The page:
“I would very much like to take a shower before bed, so no.  Not the bath.”

“Good,” Spike replied with a hint of bitterness.  Just a hint, though.  “Y’could leave me here, too.  Make sure I don’t shatter anything else.”

“I’ll guide you.”

Over and over he’d said that he didn’t need his eyes, thank you, and could they all just bugger off and let him heal in peace?  He had a good memory and all those preternatural senses working for him, after all.  He’d be fine.  And he was, until he’d taken about five steps away from the doorway of the Box.  First it’d been a lamppost.  Then a mailbox left inconveniently in the middle of the sidewalk.  Fortunately, only Rupert had witnessed him falling on his arse like a clumsy human, silently picking Spike back up and brushing him off before offering a stay at his flat, until Spike’s eyes healed.

“Don’t have to,” Spike offered diffidently.

I’m not one of your children, Spike wanted to say.  Forget about my age—chronological or emotional—you have no obligations to me.  There’s no bond between us, except maybe hatred or just irritated annoyance.  There’s no reason for you to be doing this.

“I don’t mind,” Giles replied, equally aloof.

Spike studied the backs of his eyelids, trying to find patterns in the unremitting black.  They were playing games again, the kind the children never understood.  Maybe it was the British thing, or maybe it was just because they were both older than any of the Scoobies really understood.  Not in age—experience.  Where it mattered.  Spike was so tired of it all, that heard himself gruffly muttering, “Hurts.  Hurts like a sodding bitch.”

“Tara did clean your eyes, so it’s only a matter of time until they start heal—”

“Don’t be stupid, Watcher.”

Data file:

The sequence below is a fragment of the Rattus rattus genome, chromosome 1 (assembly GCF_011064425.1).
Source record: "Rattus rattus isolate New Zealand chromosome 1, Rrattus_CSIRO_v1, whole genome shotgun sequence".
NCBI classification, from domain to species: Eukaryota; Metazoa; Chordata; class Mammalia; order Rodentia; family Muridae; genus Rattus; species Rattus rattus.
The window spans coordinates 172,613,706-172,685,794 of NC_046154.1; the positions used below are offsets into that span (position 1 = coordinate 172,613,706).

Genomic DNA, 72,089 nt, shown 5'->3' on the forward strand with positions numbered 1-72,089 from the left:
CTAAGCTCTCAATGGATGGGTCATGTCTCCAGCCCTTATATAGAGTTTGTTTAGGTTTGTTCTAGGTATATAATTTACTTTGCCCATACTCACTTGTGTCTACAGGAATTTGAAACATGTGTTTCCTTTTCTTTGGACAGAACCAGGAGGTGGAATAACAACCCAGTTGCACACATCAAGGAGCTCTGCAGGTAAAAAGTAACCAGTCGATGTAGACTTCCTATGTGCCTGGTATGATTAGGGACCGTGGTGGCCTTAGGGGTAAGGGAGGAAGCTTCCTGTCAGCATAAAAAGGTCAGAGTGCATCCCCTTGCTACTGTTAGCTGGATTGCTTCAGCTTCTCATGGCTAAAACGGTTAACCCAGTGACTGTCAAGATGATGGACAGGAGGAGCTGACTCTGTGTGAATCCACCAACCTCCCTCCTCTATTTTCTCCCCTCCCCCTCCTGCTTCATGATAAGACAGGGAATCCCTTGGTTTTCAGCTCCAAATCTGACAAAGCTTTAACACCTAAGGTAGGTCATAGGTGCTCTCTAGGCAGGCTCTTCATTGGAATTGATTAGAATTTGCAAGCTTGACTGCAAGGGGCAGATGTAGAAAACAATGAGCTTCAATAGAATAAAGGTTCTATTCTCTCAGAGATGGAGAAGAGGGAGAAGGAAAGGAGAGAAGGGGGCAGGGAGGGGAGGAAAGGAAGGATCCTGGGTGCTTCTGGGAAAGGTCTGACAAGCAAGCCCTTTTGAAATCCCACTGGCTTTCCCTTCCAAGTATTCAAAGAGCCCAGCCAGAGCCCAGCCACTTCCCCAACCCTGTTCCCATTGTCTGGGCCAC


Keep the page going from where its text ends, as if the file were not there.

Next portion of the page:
They’d never spoken of it openly.  None of them could, using hints and awkward phrasing to avoid having to say the words.  Death.  His art, and hers, and he couldn’t say the word, not even when he was standing over her grave, crying like the pathetic wanker he knew he was.  Dead.  Buffy was dead.

And they weren’t.

“It won’t.”  Not that Giles believed the words he was saying, the ache in his voice making the lie clear.  “Not forever.”

“Not for you, human.  Or have you forgotten yet again, that I’m a vampire.  We don’t forget, Rupert.  Not the way you do.  Time doesn’t dull our pain.”

The shushing sound of cloth on cloth meant Giles was shifting position.  Grey eyes would be trained on him, curious and intent, academic interest pushing past bone-deep weariness and pain.

Either Giles was incredibly predictable, or he knew the Watcher better than he’d thought.  Both options were equally disturbing.

“You remember everything?  Every detail of the last however many years, you remember all of it?”  Sounded bloody fascinated, didn’t he?  Spike desperately wished he could glare, since Giles deserved a good, long, are-you-really-that-stupid glare.  “How do you stay sane?”

Spike barked a laugh.  “Implying that I am sane, something I doubt you’ll credit me with.  An’ we don’t remember. . . everything.  Not all the time.  Least, I don’t.  But when I think of something. . .something powerful that affected me. . . it feels the same.  As bad—or as good—as it was that first time.”